Word of the Day: Cry

cry / krī

 

verb

 

1. to call loudly; to shout or wail

Cry havoc and let slip the dogs of war!

 from ‘Julius Caesar’ act 3, scene 1, line 270, by William Shakespeare, 1564-1616

 

2. to weep; to shed tears

Nobody deserves your tears, but whoever deserves them will not make you cry.

Gabriel Garcia Marquez, 1927-2014

 

3. to beg; implore

Goals must never be from your ego, but problems that cry for a solution.

Robert H. Schuller, 1926-2015

 

4. to utter a sound, as an animal

Any beast can cry over the misfortunes of its own child.

Sam Levenson, 1911-1980

 

Not the cry, but the flight of the wild duck, leads the flock to fly and follow.

Chinese Proverb

 

5. to demand results or action based on a stance or position on something

The dead cannot cry out for justice.

Lois McMaster Bujold, 1949-

 

It is too late to cry “Hold hard!” when the arrow has left the bow.

Dutch Proverb

 

noun

1. a shout or scream

Culture: the cry of men in the face of their destiny.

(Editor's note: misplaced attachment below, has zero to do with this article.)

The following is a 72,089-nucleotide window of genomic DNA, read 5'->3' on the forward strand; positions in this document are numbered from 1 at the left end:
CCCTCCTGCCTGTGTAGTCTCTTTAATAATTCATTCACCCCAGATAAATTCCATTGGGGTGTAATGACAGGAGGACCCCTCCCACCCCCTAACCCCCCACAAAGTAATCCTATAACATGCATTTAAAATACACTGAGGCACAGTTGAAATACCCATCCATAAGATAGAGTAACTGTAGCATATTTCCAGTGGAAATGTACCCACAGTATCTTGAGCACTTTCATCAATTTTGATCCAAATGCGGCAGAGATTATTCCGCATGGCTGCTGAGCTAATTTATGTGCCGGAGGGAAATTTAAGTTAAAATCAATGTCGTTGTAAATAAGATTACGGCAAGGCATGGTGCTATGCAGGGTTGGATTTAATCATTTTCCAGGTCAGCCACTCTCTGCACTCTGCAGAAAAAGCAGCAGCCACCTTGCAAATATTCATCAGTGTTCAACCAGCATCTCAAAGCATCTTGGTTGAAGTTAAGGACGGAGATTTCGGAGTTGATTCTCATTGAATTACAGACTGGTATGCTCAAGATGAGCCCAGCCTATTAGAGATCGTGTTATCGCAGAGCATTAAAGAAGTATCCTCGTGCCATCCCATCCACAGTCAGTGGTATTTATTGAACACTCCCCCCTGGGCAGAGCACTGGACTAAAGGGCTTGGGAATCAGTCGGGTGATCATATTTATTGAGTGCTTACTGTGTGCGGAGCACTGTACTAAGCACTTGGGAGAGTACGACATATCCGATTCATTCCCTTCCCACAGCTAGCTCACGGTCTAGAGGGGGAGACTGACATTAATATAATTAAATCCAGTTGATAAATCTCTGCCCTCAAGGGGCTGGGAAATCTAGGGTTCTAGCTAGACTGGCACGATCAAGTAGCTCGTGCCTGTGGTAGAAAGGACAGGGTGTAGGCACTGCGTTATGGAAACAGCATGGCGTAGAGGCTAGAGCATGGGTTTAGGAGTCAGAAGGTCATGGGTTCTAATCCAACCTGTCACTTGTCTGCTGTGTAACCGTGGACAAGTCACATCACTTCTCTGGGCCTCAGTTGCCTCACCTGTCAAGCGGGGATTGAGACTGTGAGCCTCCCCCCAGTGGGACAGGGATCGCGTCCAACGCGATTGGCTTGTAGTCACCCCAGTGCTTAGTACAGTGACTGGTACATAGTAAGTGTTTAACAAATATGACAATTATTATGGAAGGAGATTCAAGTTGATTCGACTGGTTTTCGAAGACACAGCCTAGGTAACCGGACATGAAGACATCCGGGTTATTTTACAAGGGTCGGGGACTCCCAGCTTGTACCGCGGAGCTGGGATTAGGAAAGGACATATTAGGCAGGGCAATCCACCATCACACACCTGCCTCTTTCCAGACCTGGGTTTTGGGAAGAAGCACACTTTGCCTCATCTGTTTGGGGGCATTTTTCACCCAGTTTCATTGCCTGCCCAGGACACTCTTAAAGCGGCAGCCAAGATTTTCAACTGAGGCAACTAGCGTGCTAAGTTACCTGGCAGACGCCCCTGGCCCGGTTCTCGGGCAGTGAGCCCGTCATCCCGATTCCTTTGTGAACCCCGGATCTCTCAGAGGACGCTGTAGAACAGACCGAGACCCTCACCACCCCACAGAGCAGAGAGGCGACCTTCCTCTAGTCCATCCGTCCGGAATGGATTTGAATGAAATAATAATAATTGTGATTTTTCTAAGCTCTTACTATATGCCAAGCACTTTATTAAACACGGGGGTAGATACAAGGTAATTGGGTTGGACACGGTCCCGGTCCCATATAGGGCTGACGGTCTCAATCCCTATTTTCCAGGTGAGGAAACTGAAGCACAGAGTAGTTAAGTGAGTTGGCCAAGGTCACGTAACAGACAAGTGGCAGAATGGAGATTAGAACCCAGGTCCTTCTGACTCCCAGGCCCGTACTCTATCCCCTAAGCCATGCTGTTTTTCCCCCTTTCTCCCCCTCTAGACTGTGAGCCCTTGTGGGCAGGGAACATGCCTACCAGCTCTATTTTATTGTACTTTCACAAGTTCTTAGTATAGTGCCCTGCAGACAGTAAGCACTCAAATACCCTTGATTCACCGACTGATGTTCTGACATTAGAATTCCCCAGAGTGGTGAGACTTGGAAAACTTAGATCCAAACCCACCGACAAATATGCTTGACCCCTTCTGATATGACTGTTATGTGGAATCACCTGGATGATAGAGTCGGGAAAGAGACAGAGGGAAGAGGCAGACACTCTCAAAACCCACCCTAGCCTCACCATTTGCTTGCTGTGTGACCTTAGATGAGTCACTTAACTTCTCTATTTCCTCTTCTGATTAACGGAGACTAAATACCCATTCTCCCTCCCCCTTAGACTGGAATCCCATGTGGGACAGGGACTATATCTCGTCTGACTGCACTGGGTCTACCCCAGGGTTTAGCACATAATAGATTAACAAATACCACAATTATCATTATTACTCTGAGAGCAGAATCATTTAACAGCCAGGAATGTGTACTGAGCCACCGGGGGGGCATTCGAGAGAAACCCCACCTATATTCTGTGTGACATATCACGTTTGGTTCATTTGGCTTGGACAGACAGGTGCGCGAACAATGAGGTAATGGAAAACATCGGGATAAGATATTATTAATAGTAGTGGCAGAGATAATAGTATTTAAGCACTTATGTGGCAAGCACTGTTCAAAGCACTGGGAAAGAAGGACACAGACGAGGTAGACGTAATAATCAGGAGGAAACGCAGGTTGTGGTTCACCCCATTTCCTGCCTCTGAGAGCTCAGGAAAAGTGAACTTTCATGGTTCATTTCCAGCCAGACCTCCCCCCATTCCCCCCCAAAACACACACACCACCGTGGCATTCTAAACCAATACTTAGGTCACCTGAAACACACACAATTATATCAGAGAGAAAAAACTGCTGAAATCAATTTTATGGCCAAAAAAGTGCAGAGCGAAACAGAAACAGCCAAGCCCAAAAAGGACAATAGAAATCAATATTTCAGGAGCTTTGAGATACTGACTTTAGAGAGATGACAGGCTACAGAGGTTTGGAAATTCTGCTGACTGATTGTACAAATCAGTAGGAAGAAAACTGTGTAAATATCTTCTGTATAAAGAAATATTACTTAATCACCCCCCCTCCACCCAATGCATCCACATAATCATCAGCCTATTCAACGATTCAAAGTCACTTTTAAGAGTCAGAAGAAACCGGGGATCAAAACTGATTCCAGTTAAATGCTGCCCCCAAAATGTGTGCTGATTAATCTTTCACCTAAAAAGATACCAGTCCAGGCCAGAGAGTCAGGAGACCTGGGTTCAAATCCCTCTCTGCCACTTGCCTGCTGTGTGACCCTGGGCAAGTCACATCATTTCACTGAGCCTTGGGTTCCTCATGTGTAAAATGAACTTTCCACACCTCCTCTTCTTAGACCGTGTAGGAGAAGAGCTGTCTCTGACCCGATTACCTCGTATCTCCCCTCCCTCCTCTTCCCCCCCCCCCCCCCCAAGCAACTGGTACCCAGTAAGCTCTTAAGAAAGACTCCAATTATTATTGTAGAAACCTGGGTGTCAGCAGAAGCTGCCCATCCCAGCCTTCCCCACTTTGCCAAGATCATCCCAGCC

Albert Camus, 1913-1960

 

2. the sound of weeping

The abandoned infant’s cry is rage, not fear.

Robert Anton Wilson, 1932-2007

 

3. a shout in battle

Organize, agitate, educate, must be our war cry.

Susan B. Anthony, 1820-1906

 

4. an expressed opinion

‘Never again’ is the rallying cry for all who believe that mankind must speak out against genocide.

Jon Corzine, 1947-

 

5. a bout of weeping

A good cry can be wonderful sometimes, and sadness is nothing more than love announced.

Neale Donald Walsch, 1943-

 

6. the call of an animal

The cry of a young raven is nothing but the natural cry of a creature, but your cry, if it be sincere, is the result of a work of grace in your heart.

Charles Spurgeon, 1834-1892

 

7. a clamor

Every renaissance comes to the world with a cry, the cry of the human spirit to be free.

Anne Sullivan, 1866-1936

 

8. a wail

Listen to the cry of a woman in labor at the hour of giving birth – look at the dying man’s struggle at his last extremity, and then tell me whether something that begins and ends thus could be intended for enjoyment.

Soren Kierkegaard, 1813-1855

 

What is so real as the cry of a child?

Sylvia Plath, 1932-1963